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Sermon: Weary No More. July 9, 2017

July 9, 2017

This sermon was preached in Martin, Slovakia:

“Weary No More”

Sisters and brothers in Christ, grace be unto you and peace this day in the name of God the Father and our Lord and Savior, Jesus Christ. Amen.

  1. Greetings from all of the people of Grace Lutheran Church In River Forest, Illinois! It is a joy for us to be with you here in Martin again this year. I’m especially honored to be sharing the Good News with you this morning. If there’s anything I say that you don’t like, just blame Tomas; he’s probably translating incorrectly! As happy as I am to be here, I must confess something. I’m tired. Exhausted, really. I’m tired from adjusting to a new time zone; tired from two flights and a bus ride from Budapest; tired from long hours of work and from parenting three young children. I’m just tired. Fortunately, tomorrow we begin Vacation Bible School for over 200 children. That should be restful, right?
  2. Being tired, it seems, is just part of being human. The journey is long and the work seems so hard. We grow tired of watching the evil in the world and weary from the sin that lurks in our own hearts. And it seems that there’s often not much we can do about it. St. Paul writes that even when he tries to do what is right, he finds himself unable to do so. Where will we find our rest?
  3. I mentioned a moment ago that my wife and I are the parents of three children. Being their father can be exhausting, but it is also exhilarating. Nothing fills me with joy and wonder so much as being with these little ones. And this is true even when they are tired. When our oldest child, Greta, was a little one, she had a hard time falling asleep. Every night was a terrible struggle. She just would not give in to her weariness and fall asleep. So her mother or I would hold her, bounce her, sing to her, and shush her, often for almost an hour. Greta would flail against us, kicking and pushing. She would cry and scream. And this would go on until finally her body’s bone-weariness would win out. Until finally she would realize that she was exactly where she needed to be: safe in the arms of one who loved her more than anything. The tears would stop and peace would overtake her and we could finally lay her down to the rest she so deeply needed.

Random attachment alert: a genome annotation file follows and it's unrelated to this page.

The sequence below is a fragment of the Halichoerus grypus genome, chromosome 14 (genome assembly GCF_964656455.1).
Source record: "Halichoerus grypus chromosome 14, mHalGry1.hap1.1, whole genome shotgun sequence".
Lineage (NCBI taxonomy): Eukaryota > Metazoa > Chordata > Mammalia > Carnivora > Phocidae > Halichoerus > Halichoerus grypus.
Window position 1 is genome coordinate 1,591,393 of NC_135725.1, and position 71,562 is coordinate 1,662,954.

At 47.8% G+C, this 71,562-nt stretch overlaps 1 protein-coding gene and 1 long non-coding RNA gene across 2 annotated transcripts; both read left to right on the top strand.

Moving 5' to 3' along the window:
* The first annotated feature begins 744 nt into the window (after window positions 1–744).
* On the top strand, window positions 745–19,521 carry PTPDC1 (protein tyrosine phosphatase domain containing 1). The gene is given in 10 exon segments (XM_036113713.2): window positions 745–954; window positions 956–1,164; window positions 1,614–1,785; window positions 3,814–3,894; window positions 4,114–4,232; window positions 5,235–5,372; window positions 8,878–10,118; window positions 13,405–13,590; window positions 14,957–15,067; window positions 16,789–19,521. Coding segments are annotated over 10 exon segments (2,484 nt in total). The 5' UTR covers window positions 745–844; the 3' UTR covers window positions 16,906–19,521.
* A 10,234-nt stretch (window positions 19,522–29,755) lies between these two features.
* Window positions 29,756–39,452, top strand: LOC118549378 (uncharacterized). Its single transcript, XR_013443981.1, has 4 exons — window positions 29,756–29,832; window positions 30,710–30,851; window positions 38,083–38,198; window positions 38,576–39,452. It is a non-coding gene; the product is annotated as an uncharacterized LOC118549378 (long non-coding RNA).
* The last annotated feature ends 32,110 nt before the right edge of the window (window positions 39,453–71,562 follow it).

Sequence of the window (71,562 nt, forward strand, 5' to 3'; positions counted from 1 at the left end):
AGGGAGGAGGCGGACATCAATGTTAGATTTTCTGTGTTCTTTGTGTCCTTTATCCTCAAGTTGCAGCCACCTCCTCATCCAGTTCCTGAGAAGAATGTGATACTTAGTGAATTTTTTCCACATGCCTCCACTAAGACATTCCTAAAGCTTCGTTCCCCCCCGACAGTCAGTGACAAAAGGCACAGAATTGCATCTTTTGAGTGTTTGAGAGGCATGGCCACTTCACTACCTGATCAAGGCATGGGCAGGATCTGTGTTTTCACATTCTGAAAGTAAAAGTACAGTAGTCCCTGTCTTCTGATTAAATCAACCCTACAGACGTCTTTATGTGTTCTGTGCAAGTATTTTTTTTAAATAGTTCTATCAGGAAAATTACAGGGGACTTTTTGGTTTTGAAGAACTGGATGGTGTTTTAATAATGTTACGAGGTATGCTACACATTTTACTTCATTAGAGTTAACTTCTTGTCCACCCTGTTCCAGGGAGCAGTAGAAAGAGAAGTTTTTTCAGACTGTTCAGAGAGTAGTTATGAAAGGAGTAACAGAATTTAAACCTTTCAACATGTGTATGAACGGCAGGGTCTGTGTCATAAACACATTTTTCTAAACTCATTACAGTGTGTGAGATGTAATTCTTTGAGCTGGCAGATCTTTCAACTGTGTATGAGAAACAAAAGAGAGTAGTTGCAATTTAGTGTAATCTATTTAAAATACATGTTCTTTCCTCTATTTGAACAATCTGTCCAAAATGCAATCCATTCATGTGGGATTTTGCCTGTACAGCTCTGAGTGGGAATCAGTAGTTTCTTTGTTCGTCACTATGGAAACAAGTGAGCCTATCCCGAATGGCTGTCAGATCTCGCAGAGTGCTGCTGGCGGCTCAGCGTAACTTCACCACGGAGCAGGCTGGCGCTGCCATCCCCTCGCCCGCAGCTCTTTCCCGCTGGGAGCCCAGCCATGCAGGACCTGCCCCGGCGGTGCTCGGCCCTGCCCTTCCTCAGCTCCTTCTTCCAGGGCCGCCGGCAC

4. Is this not how it is for us? Is not our tiredness, our weariness, our exhaustion the result of our refusal to sink deeply into the arms of the heavenly Father who loves us so much? We put so much energy into life – into our careers, into our families, in so many other directions – but we don’t know how to rest, how to recover. We try to do things on our own, but life catches up to us. Where then do we go? For all of our worldly intelligence, we often miss the point. And the point is that we don’t always have to try harder or work longer. We have to stop. We have to rest. We have to sink into the arms of the Father who loves us more than anything.